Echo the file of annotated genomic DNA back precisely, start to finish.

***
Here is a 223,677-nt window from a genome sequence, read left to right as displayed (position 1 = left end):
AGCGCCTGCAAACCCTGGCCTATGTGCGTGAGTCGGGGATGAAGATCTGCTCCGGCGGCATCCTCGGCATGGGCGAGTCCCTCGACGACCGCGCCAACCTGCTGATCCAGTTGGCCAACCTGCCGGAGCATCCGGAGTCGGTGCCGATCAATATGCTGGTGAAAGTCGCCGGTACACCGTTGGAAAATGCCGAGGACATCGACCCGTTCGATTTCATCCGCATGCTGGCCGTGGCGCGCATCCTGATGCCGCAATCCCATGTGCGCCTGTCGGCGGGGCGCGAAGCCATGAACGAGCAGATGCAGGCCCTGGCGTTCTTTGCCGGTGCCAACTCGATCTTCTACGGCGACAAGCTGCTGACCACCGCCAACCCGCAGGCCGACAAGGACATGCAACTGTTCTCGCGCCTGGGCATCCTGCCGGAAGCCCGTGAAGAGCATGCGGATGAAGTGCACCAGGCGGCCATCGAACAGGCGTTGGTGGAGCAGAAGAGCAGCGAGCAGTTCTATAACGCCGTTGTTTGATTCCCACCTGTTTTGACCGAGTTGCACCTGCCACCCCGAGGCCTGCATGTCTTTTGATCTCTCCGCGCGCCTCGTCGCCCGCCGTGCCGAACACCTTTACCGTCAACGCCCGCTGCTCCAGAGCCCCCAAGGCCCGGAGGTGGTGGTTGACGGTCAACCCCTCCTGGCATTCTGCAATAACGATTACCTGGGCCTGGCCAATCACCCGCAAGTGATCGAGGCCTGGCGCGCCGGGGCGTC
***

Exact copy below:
Here is a 223,677-nt window from a genome sequence, read left to right as displayed (position 1 = left end):
AGCGCCTGCAAACCCTGGCCTATGTGCGTGAGTCGGGGATGAAGATCTGCTCCGGCGGCATCCTCGGCATGGGCGAGTCCCTCGACGACCGCGCCAACCTGCTGATCCAGTTGGCCAACCTGCCGGAGCATCCGGAGTCGGTGCCGATCAATATGCTGGTGAAAGTCGCCGGTACACCGTTGGAAAATGCCGAGGACATCGACCCGTTCGATTTCATCCGCATGCTGGCCGTGGCGCGCATCCTGATGCCGCAATCCCATGTGCGCCTGTCGGCGGGGCGCGAAGCCATGAACGAGCAGATGCAGGCCCTGGCGTTCTTTGCCGGTGCCAACTCGATCTTCTACGGCGACAAGCTGCTGACCACCGCCAACCCGCAGGCCGACAAGGACATGCAACTGTTCTCGCGCCTGGGCATCCTGCCGGAAGCCCGTGAAGAGCATGCGGATGAAGTGCACCAGGCGGCCATCGAACAGGCGTTGGTGGAGCAGAAGAGCAGCGAGCAGTTCTATAACGCCGTTGTTTGATTCCCACCTGTTTTGACCGAGTTGCACCTGCCACCCCGAGGCCTGCATGTCTTTTGATCTCTCCGCGCGCCTCGTCGCCCGCCGTGCCGAACACCTTTACCGTCAACGCCCGCTGCTCCAGAGCCCCCAAGGCCCGGAGGTGGTGGTTGACGGTCAACCCCTCCTGGCATTCTGCAATAACGATTACCTGGGCCTGGCCAATCACCCGCAAGTGATCGAGGCCTGGCGCGCCGGGGCGTC